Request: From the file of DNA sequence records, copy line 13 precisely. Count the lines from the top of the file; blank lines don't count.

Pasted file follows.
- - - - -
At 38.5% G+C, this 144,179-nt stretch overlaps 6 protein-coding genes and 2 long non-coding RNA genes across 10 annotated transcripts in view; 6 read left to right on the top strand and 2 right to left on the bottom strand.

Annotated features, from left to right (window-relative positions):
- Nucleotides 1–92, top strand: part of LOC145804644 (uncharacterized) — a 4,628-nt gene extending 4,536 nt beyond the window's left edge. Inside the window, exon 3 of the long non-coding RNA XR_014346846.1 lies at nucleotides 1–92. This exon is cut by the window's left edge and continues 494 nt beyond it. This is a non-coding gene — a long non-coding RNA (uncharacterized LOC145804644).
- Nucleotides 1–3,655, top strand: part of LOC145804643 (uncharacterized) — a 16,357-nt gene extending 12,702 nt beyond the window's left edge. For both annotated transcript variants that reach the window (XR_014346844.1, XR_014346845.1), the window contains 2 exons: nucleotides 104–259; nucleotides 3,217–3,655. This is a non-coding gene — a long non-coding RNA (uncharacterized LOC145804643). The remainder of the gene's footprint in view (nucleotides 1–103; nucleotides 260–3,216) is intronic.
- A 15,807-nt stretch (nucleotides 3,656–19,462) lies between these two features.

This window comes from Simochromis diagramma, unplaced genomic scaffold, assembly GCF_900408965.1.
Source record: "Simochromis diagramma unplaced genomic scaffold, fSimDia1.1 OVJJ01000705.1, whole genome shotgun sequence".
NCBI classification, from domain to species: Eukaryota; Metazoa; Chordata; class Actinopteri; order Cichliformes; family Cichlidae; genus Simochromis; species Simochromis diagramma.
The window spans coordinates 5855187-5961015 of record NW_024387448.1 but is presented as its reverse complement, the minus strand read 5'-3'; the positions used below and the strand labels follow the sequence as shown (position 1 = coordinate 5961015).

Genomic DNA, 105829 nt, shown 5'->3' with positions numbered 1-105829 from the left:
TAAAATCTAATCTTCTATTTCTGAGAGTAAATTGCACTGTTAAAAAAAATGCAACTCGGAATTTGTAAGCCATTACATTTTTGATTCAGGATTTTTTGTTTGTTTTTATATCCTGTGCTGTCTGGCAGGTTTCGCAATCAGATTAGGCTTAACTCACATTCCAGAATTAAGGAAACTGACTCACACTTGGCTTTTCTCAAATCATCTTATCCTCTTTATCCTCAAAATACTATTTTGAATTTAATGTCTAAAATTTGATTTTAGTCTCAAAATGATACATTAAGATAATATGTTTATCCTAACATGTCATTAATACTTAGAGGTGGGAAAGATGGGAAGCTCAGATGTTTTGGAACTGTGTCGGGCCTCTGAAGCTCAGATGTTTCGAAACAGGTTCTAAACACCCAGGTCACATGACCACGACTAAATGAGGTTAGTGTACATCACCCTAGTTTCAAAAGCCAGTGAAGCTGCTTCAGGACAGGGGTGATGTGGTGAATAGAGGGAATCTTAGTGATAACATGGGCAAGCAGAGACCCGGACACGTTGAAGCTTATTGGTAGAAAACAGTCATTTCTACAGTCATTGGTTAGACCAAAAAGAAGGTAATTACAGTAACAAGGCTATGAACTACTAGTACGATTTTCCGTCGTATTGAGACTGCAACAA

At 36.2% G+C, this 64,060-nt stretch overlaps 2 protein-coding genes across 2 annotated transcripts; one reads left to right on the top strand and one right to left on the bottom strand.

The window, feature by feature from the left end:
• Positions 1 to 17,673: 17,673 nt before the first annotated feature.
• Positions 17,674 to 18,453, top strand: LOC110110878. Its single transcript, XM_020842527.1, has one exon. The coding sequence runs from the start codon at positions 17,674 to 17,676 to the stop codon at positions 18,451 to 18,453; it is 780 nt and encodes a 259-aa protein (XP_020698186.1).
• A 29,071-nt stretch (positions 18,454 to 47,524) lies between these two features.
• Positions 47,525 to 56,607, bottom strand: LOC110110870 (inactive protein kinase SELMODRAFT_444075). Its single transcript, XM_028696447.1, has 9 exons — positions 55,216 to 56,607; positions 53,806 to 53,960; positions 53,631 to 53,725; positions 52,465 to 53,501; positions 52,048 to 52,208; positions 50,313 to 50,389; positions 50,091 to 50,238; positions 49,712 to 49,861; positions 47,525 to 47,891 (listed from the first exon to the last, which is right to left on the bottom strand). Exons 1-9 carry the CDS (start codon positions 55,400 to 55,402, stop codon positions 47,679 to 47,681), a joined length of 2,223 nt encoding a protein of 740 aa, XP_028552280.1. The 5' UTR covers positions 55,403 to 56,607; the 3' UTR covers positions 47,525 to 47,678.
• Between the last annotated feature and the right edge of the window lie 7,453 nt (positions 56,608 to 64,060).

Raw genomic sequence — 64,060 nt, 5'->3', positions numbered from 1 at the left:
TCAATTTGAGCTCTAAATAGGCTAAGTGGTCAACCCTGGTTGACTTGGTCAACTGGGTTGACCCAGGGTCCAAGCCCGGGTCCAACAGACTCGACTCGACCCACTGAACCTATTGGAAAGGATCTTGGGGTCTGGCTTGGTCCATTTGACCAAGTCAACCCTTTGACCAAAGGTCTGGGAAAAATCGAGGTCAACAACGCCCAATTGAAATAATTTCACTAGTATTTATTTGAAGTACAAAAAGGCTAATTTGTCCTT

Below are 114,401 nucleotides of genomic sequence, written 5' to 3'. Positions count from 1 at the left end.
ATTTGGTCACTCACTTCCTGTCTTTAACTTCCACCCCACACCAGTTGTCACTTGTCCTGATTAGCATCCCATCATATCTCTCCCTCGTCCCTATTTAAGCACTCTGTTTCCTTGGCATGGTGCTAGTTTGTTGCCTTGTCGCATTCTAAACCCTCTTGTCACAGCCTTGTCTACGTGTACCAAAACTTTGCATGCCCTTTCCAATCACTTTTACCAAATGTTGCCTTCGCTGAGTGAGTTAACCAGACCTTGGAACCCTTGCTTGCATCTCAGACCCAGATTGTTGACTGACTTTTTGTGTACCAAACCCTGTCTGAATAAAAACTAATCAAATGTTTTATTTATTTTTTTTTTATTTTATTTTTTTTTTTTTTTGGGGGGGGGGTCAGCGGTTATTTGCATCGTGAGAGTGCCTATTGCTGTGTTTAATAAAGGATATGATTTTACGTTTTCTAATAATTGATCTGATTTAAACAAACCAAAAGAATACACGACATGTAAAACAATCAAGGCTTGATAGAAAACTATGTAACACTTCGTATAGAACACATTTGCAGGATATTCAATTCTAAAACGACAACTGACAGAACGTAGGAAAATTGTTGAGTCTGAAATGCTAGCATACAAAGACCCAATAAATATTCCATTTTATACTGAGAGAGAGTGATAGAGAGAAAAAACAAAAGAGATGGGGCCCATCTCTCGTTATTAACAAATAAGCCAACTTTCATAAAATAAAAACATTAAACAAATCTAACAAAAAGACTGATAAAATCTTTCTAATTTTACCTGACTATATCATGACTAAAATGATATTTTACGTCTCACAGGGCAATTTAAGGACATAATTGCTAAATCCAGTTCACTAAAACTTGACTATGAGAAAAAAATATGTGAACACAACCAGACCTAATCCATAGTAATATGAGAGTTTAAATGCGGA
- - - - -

The window, feature by feature from the left end: